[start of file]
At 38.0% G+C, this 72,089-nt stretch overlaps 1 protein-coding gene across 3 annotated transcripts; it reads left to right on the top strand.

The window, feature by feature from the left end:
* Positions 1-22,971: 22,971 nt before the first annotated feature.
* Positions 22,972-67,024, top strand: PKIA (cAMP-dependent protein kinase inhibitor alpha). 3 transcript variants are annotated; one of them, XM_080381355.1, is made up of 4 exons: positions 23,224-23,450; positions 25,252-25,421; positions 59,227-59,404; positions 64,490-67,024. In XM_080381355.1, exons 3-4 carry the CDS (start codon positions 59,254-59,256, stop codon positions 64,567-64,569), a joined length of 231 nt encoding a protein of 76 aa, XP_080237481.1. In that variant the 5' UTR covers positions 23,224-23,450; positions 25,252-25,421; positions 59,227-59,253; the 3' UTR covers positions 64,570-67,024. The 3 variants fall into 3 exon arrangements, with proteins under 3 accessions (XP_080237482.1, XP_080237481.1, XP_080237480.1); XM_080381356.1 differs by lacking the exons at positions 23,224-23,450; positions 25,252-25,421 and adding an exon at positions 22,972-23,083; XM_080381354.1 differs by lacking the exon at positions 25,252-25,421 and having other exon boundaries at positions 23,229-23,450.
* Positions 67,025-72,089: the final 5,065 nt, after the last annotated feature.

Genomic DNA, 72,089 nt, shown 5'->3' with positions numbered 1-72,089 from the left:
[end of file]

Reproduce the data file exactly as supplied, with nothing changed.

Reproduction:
At 38.0% G+C, this 72,089-nt stretch overlaps 1 protein-coding gene across 3 annotated transcripts; it reads left to right on the top strand.

The window, feature by feature from the left end:
* Positions 1-22,971: 22,971 nt before the first annotated feature.
* Positions 22,972-67,024, top strand: PKIA (cAMP-dependent protein kinase inhibitor alpha). 3 transcript variants are annotated; one of them, XM_080381355.1, is made up of 4 exons: positions 23,224-23,450; positions 25,252-25,421; positions 59,227-59,404; positions 64,490-67,024. In XM_080381355.1, exons 3-4 carry the CDS (start codon positions 59,254-59,256, stop codon positions 64,567-64,569), a joined length of 231 nt encoding a protein of 76 aa, XP_080237481.1. In that variant the 5' UTR covers positions 23,224-23,450; positions 25,252-25,421; positions 59,227-59,253; the 3' UTR covers positions 64,570-67,024. The 3 variants fall into 3 exon arrangements, with proteins under 3 accessions (XP_080237482.1, XP_080237481.1, XP_080237480.1); XM_080381356.1 differs by lacking the exons at positions 23,224-23,450; positions 25,252-25,421 and adding an exon at positions 22,972-23,083; XM_080381354.1 differs by lacking the exon at positions 25,252-25,421 and having other exon boundaries at positions 23,229-23,450.
* Positions 67,025-72,089: the final 5,065 nt, after the last annotated feature.

Genomic DNA, 72,089 nt, shown 5'->3' with positions numbered 1-72,089 from the left: